Private John Simpson Milligan


John Simpson Milligan was born on 12 September 1896 at Glenside House, Ligoneil, Belfast, the first of three children of physician and surgeon Charles James Milligan and his wife Lizzie (nee Simpson). By the time of the 1911 Census he was living at Ligoneil Road with his parents, grandmother, and his two siblings.

Milligan enlisted in the North Irish Horse between 19 and 28 October 1915 (No.1754 – later Corps of Hussars No.71541). He embarked for France between 1916 and 1918, where he was posted to one of the three squadrons (A, D or E) of the 1st North Irish Horse Regiment.

The 1st NIH Regiment served as corps cavalry to VII, XIX, the V Corps from May 1916 until February-March 1918, when the regiment was dismounted and converted to a cyclist regiment. It then served as corps cyclist regiment to V Corps until the end of the war.

Milligan remained with the regiment until 18 March 1919, when he was demobilised and transferred to Class Z, Army Reserve.

On 19 December 1923 he married Sophia Baastad in Belfast. At some point after this the couple moved to England. The 1939 Register shows them living at 15A Victoria Parade, Hornsey, London, John working as a Metropolitan Police war reserve constable.

Milligan died at his home in London on 24 January 1952. The following month the Belfast Telegraph carried the following item:

Noted Belfast Marksman died in London

Mr. John Simpson Milligan, who has died at his home, at Victoria Parade, Muswell Hill, London, was a noted rifle shot, and was a member of the Irish team at Bisley on a number of occasions.

Mr. Milligan, the eldest son of the late Dr. C. J. Milligan, for many years dispensary doctor of Ligoneil, Belfast, was 55, and made his home in London many years ago.

He became interested in rifle shooting before the 1914 War, and shortly afterwards was a member of the Irish team at the Scottish rifle meeting at Perth. In the same year he won his first trophy, the Kerr Smiley Cup, in the Co. Antrim Junior Championships.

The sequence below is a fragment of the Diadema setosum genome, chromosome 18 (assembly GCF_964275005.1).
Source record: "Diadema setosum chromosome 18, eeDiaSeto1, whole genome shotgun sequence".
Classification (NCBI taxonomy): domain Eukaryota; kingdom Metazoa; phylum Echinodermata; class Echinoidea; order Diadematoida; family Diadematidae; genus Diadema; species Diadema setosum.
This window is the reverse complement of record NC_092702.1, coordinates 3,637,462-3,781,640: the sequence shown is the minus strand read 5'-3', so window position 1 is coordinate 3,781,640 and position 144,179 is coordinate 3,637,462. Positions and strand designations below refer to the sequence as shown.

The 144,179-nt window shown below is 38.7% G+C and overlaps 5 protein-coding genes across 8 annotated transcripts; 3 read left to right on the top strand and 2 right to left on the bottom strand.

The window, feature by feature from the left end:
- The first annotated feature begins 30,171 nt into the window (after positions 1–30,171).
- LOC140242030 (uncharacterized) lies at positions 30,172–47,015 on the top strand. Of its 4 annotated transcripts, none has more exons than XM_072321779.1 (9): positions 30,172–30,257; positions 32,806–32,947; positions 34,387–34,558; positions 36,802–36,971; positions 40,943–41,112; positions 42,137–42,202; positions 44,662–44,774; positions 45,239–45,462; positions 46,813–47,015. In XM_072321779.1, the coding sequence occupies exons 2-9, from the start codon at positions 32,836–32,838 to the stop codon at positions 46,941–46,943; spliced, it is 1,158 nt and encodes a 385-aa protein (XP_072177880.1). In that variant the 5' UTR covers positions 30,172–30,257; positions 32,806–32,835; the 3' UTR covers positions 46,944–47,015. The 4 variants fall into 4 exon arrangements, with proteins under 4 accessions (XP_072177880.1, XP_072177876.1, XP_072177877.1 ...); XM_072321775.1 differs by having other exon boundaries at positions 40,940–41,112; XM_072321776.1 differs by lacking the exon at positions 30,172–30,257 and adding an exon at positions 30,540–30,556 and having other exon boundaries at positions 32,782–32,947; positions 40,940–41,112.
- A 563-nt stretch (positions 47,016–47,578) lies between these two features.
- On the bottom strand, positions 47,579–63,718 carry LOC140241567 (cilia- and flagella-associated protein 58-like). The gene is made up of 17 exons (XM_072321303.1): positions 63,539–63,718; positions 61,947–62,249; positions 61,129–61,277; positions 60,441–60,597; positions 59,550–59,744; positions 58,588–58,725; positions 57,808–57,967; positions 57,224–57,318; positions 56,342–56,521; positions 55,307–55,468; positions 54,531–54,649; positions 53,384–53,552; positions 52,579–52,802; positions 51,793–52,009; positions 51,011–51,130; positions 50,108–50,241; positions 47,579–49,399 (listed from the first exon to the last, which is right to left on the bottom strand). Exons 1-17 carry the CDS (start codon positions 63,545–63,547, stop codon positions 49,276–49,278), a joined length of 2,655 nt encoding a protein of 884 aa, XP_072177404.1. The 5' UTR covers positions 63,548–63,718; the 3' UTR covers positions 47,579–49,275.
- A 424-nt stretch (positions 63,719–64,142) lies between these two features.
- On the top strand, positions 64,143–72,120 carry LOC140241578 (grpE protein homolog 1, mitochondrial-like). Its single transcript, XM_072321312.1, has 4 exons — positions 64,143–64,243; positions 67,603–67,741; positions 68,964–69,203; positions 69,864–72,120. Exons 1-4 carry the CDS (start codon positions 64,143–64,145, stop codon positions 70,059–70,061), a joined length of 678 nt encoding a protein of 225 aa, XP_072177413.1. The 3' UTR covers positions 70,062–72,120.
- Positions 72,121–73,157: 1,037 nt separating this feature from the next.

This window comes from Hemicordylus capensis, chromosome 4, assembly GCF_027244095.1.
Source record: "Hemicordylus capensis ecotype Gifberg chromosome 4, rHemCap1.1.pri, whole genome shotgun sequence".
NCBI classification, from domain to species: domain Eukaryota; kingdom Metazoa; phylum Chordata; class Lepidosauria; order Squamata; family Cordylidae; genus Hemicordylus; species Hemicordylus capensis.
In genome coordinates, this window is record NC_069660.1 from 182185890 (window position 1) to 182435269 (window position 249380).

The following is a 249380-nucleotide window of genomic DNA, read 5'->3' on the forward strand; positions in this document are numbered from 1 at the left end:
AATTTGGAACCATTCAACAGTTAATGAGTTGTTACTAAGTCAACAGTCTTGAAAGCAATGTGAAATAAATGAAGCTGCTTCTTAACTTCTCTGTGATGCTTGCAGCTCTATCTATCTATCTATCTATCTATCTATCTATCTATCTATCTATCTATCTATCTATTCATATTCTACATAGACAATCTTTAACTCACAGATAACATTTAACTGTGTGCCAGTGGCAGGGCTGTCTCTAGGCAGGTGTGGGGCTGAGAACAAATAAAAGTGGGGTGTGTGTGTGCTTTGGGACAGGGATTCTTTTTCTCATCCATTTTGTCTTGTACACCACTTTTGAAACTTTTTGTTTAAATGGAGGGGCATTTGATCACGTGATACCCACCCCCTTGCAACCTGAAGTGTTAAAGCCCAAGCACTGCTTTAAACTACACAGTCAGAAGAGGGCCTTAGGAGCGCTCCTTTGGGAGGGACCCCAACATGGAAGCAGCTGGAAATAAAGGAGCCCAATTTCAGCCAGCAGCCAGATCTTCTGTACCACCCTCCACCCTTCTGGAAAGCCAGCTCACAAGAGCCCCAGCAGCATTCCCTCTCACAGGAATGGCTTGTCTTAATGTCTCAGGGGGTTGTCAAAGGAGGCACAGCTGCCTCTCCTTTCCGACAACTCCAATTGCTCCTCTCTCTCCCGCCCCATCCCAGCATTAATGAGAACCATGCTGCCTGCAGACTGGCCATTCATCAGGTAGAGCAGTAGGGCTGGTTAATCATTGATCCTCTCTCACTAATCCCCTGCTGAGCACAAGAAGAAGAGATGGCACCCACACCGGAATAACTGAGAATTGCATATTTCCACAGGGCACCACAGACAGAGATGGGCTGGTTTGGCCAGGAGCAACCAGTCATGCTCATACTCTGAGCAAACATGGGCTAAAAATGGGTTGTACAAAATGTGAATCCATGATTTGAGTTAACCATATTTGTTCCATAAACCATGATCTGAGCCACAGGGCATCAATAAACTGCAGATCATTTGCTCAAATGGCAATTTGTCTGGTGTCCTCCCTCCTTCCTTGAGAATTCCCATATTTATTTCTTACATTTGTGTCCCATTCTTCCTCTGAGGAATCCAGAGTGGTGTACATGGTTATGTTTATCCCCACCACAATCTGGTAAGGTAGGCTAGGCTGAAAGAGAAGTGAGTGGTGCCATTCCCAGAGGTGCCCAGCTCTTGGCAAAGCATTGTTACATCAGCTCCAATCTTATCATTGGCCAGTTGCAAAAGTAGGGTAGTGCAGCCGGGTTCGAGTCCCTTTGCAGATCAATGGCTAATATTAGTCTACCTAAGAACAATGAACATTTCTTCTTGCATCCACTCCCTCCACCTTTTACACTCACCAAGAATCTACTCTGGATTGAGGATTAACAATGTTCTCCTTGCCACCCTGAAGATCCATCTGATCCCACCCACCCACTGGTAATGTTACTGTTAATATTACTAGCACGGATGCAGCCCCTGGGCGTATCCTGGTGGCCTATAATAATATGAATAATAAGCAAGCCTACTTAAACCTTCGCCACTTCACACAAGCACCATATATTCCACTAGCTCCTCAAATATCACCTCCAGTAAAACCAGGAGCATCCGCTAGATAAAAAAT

Since going to live in North London he took a keen interest in the pastime there and was a member of the Alexandra Palace Rifle Club. For some years he was also its secretary. He represented Northern Ireland on the Council of the National Small-bore Rifle Association.

In the first World War Mr. Milligan served with the North Irish Horse, and in the last war was a War Reserve policeman.

The funeral was at St. Marylebone Crematorium, East Finchley.

Mr. Milligan is survived by his wife, and by two brothers, Mr. Charles Milligan, of Berkhampstead, and Mr. William Milligan, who is well-known in the Belfast motor trade.


Milligan's war medals and shooting awards.


Milligan's brother Charles Stanley also served in the war, as a rifleman in the 2nd Battalion, Royal Irish Rifles (No.20530). He was wounded in the neck in September or October 1918 but survived, later working as a tyre company manager in England.


Image kindly provided by Jonathan Maguire, Researcher at the Royal Irish Fusiliers Museum, Armagh.